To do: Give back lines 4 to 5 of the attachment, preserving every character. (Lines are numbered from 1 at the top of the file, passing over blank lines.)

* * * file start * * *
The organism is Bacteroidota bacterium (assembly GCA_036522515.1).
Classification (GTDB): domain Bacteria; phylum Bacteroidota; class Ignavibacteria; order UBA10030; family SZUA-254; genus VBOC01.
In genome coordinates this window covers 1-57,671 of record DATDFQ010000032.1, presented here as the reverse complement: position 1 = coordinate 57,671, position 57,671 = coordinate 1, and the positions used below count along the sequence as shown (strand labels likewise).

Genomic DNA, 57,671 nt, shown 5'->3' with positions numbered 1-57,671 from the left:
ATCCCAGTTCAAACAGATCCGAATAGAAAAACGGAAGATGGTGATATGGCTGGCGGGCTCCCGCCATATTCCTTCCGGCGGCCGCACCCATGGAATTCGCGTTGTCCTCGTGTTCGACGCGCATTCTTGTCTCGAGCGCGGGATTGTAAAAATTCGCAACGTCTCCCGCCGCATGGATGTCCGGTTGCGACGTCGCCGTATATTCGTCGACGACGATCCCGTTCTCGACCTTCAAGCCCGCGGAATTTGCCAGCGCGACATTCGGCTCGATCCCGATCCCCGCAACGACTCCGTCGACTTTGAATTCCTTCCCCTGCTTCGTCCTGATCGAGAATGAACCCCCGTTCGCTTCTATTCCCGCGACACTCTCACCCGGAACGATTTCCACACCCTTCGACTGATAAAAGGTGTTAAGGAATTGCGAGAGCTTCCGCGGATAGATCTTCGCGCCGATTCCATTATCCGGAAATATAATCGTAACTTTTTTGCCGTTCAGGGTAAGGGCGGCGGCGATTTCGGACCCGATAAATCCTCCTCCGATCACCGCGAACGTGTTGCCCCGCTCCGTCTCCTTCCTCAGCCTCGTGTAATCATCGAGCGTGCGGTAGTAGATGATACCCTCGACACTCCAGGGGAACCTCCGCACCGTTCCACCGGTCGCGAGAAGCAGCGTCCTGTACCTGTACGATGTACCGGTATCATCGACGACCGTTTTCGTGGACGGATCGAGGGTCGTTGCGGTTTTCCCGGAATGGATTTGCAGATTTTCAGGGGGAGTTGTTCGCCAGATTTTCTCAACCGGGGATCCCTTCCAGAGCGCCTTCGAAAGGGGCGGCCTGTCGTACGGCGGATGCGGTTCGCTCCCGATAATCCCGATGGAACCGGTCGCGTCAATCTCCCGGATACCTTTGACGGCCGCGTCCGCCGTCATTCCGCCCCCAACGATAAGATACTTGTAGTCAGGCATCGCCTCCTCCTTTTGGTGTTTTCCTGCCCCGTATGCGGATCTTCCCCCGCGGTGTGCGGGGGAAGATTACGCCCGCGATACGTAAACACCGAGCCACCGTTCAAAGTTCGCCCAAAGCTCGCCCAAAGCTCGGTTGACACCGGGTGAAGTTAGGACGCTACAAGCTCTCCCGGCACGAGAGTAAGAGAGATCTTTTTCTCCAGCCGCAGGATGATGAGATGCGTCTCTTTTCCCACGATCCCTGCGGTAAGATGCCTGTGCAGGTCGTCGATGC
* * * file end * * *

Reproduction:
Genomic DNA, 57,671 nt, shown 5'->3' with positions numbered 1-57,671 from the left:
ATCCCAGTTCAAACAGATCCGAATAGAAAAACGGAAGATGGTGATATGGCTGGCGGGCTCCCGCCATATTCCTTCCGGCGGCCGCACCCATGGAATTCGCGTTGTCCTCGTGTTCGACGCGCATTCTTGTCTCGAGCGCGGGATTGTAAAAATTCGCAACGTCTCCCGCCGCATGGATGTCCGGTTGCGACGTCGCCGTATATTCGTCGACGACGATCCCGTTCTCGACCTTCAAGCCCGCGGAATTTGCCAGCGCGACATTCGGCTCGATCCCGATCCCCGCAACGACTCCGTCGACTTTGAATTCCTTCCCCTGCTTCGTCCTGATCGAGAATGAACCCCCGTTCGCTTCTATTCCCGCGACACTCTCACCCGGAACGATTTCCACACCCTTCGACTGATAAAAGGTGTTAAGGAATTGCGAGAGCTTCCGCGGATAGATCTTCGCGCCGATTCCATTATCCGGAAATATAATCGTAACTTTTTTGCCGTTCAGGGTAAGGGCGGCGGCGATTTCGGACCCGATAAATCCTCCTCCGATCACCGCGAACGTGTTGCCCCGCTCCGTCTCCTTCCTCAGCCTCGTGTAATCATCGAGCGTGCGGTAGTAGATGATACCCTCGACACTCCAGGGGAACCTCCGCACCGTTCCACCGGTCGCGAGAAGCAGCGTCCTGTACCTGTACGATGTACCGGTATCATCGACGACCGTTTTCGTGGACGGATCGAGGGTCGTTGCGGTTTTCCCGGAATGGATTTGCAGATTTTCAGGGGGAGTTGTTCGCCAGATTTTCTCAACCGGGGATCCCTTCCAGAGCGCCTTCGAAAGGGGCGGCCTGTCGTACGGCGGATGCGGTTCGCTCCCGATAATCCCGATGGAACCGGTCGCGTCAATCTCCCGGATACCTTTGACGGCCGCGTCCGCCGTCATTCCGCCCCCAACGATAAGATACTTGTAGTCAGGCATCGCCTCCTCCTTTTGGTGTTTTCCTGCCCCGTATGCGGATCTTCCCCCGCGGTGTGCGGGGGAAGATTACGCCCGCGATACGTAAACACCGAGCCACCGTTCAAAGTTCGCCCAAAGCTCGCCCAAAGCTCGGTTGACACCGGGTGAAGTTAGGACGCTACAAGCTCTCCCGGCACGAGAGTAAGAGAGATCTTTTTCTCCAGCCGCAGGATGATGAGATGCGTCTCTTTTCCCACGATCCCTGCGGTAAGATGCCTGTGCAGGTCGTCGATGC